27 July 2015

Return to Snowy River



Return to Snowy River is Subpar but still Horsey and Pretty.
by Kristin Battestella


Billed as Return to Snowy River stateside and known elsewhere around the globe as The Man from Snowy River II, this 1988 sequel is lacking a lot of the charm and storytelling done so well in The Man from Snowy River. Fortunately, all the equine visuals and Down Under scenery of its 1982 predecessor remain for an entertaining family adventure.

After proving his worth and becoming the famed Man from Snowy River, Jim Craig (Tom Burlinson) has continued working on his own keep and gathering the wild brumby horse herds to train, sell, and eventually breed on his own mountain station. Jim also hopes to reunite with his love Jessica Harrison (Sigrid Thorton) despite her father's (Brian Dennehy) misgivings over what he feels is too low a match. The elder Harrison is more interested in winning horse races and doing business with influential, strong arm local bankers trying to push out the resident mountain men. Horse thefts and accusations escalate, and Jim must risk taming the Stallion leading the brumby mob, once again taking matters into his own hands to win the day.


No, Return to Snowy River is not as beloved as the 1982 release, and the Disney take over tone may be the culprit. Only a few sentences of catching up elude to the first film with an unsure amount of time having passed between them. Extraneous, ho hum, would be humorous townsfolk and cardboard villains bloat a short 99 minutes that's slow to start and perhaps confusing to those who haven't seen the original. From where did all these barons holding finances over the previously top of the mark Harrison come? The to and fro double talk doesn't explain much, and pedestrian girl riding in a horse race side plots lead nowhere along with a shoehorned in love triangle failing at its attempt to create conflict. Social plots on gentry versus mountain people are too muddled for the family friendly scale of Return to Snowy River, and overall, it feels like Disney's vision for the picture was that of a clich├ęd remake rather than a true what happens next sequel. Fortunately, returning producer and director Geoff Burrowes rectifies the villain comeuppance with emotional horse scenes, trademark equine action, and the character moments the audience came to see.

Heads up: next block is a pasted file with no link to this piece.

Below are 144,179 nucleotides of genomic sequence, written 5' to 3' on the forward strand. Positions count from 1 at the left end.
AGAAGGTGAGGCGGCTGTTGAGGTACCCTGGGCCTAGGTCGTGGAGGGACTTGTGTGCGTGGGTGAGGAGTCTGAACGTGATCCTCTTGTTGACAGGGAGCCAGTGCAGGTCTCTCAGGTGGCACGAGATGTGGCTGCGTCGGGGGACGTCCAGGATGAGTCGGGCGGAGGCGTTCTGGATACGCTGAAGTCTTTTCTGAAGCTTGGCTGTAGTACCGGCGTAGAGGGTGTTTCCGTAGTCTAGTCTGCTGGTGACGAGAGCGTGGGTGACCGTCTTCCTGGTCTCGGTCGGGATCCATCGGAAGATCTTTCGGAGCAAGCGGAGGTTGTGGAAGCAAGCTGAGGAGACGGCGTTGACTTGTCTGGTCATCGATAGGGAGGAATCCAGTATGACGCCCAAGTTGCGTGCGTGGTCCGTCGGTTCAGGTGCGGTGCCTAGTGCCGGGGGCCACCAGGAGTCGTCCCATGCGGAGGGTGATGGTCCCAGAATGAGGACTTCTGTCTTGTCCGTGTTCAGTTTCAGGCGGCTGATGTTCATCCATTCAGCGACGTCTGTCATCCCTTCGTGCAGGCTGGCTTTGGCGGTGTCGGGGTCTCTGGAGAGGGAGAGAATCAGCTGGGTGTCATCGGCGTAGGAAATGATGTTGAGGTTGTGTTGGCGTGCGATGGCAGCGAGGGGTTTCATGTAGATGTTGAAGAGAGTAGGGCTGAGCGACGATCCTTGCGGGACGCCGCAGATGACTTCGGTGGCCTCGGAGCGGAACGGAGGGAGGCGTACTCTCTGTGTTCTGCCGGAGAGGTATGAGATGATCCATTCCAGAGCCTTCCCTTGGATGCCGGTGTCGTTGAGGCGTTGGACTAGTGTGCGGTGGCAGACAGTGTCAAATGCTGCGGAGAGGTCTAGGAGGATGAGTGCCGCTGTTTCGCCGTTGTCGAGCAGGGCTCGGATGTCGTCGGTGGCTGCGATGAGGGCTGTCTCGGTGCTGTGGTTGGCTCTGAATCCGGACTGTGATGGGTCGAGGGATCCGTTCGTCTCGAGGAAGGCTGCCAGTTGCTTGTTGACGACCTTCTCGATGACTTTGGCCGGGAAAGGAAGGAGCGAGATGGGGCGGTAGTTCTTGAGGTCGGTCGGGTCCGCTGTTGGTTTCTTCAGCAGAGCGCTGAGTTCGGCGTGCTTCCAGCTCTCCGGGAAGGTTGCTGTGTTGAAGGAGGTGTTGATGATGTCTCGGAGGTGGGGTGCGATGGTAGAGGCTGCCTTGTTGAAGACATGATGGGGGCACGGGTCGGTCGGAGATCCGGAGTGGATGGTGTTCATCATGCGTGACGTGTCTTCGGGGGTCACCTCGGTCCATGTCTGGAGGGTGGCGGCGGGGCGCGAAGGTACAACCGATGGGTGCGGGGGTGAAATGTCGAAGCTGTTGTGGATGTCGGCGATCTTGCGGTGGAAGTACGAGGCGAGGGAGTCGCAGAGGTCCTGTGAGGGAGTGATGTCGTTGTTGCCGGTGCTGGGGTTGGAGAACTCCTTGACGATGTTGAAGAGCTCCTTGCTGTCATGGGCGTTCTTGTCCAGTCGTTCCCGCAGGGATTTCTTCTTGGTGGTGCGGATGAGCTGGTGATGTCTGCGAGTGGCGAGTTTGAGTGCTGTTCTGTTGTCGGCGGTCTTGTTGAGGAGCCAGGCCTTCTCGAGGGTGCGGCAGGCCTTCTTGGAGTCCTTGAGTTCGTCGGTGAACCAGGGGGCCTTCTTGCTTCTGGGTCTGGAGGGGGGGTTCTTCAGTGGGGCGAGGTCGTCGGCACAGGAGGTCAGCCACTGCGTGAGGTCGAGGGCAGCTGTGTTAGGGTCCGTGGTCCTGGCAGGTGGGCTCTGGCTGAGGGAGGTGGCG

This time around, Tom Burlinson's Jim Craig is a little older, more confident, and self assured in his horse mastery. The audience knows these unlikable snobs with ulterior motives vying for Jessica's affection are no match for the genuine romance even while some of the uneven story hurts the character. Jim's owning half of Spur's gold mine is retconned and despite becoming a hero in The Man from Snowy River, he has to prove himself again to inferior jerks. Thankfully, Jim hasn't changed, and its morally pleasing to see a man working hard, earning his keep, bidding his time, and remaining true even as the world moves on and not necessarily for the better. Return to Snowy River takes an hour before we get to the heaviest emotion and character development, but the understanding looks and bittersweet moments between Jim and his horses are the loveliest – if no less upsetting – scenes in the picture. Though beautiful as ever, Sigrid Thorton is styled a bit too eighties anachronistic for Return to Snowy River with curly hair, contemporary dialogue, and now being informally called Jess. It's distracting when extras behind her are more appropriately period while she stands in the forefront without the expected hats or capes depending on how ladylike she is supposed to be from scene to scene. Instead of having a strong, progressive female character, the problematic plot makes Jessica's allegiance to her father or Jim too wishy washy. She's upset that it took so long for Jim to return but she argues in his favor against her father, spreading discord or blossoming romance more to advance the run time or convince the viewer when the charming one on one scenes between the young couple are dandy without all the round and round.